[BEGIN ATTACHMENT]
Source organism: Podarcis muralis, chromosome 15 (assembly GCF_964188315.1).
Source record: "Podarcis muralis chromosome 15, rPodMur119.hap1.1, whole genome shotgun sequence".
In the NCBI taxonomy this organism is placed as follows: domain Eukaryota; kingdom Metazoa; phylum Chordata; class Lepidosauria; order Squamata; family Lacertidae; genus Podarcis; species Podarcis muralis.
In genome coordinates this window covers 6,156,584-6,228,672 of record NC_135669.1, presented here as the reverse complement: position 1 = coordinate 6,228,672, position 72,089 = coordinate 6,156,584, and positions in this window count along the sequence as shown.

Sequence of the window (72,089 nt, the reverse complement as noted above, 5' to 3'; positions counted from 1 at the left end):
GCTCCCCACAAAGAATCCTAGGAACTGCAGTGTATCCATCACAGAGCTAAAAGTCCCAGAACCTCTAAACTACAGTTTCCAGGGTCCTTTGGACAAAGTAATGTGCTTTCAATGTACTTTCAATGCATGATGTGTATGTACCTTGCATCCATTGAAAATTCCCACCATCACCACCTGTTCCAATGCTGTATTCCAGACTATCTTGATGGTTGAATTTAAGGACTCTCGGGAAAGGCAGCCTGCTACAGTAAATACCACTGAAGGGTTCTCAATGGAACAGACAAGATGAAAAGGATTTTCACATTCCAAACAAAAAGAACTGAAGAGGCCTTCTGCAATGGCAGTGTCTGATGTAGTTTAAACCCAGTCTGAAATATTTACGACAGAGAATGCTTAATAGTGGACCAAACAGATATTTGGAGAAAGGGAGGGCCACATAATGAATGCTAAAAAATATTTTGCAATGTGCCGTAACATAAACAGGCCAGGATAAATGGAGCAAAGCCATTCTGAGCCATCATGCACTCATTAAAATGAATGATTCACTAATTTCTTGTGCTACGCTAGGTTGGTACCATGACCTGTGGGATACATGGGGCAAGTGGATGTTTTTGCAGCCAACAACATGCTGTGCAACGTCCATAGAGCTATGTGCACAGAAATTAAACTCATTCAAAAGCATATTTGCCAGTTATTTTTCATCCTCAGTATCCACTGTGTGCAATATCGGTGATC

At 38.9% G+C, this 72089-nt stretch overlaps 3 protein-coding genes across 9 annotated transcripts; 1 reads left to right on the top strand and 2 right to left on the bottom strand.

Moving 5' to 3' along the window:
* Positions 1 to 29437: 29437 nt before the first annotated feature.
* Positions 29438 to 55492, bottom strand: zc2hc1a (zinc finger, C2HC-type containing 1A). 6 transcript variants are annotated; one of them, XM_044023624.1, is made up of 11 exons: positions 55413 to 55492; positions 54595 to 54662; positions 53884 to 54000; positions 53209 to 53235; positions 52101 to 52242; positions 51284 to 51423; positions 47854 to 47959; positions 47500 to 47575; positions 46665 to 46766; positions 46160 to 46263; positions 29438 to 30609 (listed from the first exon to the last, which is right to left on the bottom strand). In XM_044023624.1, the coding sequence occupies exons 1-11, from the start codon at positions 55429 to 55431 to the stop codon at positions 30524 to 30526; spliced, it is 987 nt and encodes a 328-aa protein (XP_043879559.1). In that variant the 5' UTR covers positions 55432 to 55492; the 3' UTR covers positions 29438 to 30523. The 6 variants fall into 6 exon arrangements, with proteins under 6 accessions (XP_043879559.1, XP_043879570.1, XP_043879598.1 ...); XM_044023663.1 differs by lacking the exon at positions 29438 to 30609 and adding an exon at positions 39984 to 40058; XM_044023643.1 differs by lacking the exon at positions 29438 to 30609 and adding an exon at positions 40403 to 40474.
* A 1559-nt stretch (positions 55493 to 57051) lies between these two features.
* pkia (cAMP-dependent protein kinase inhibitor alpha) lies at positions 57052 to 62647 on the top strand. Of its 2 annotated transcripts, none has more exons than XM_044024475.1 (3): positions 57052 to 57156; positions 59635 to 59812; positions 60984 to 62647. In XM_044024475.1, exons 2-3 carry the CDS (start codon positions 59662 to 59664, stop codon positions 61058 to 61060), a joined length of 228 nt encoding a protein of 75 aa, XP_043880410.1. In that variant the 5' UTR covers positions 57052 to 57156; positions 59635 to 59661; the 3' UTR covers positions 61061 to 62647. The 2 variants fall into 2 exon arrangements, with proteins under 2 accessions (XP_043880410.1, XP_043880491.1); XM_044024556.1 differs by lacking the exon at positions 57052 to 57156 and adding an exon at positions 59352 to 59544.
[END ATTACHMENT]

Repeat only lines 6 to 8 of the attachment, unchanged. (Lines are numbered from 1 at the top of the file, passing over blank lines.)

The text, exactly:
GCTCCCCACAAAGAATCCTAGGAACTGCAGTGTATCCATCACAGAGCTAAAAGTCCCAGAACCTCTAAACTACAGTTTCCAGGGTCCTTTGGACAAAGTAATGTGCTTTCAATGTACTTTCAATGCATGATGTGTATGTACCTTGCATCCATTGAAAATTCCCACCATCACCACCTGTTCCAATGCTGTATTCCAGACTATCTTGATGGTTGAATTTAAGGACTCTCGGGAAAGGCAGCCTGCTACAGTAAATACCACTGAAGGGTTCTCAATGGAACAGACAAGATGAAAAGGATTTTCACATTCCAAACAAAAAGAACTGAAGAGGCCTTCTGCAATGGCAGTGTCTGATGTAGTTTAAACCCAGTCTGAAATATTTACGACAGAGAATGCTTAATAGTGGACCAAACAGATATTTGGAGAAAGGGAGGGCCACATAATGAATGCTAAAAAATATTTTGCAATGTGCCGTAACATAAACAGGCCAGGATAAATGGAGCAAAGCCATTCTGAGCCATCATGCACTCATTAAAATGAATGATTCACTAATTTCTTGTGCTACGCTAGGTTGGTACCATGACCTGTGGGATACATGGGGCAAGTGGATGTTTTTGCAGCCAACAACATGCTGTGCAACGTCCATAGAGCTATGTGCACAGAAATTAAACTCATTCAAAAGCATATTTGCCAGTTATTTTTCATCCTCAGTATCCACTGTGTGCAATATCGGTGATC

At 38.9% G+C, this 72089-nt stretch overlaps 3 protein-coding genes across 9 annotated transcripts; 1 reads left to right on the top strand and 2 right to left on the bottom strand.

Moving 5' to 3' along the window: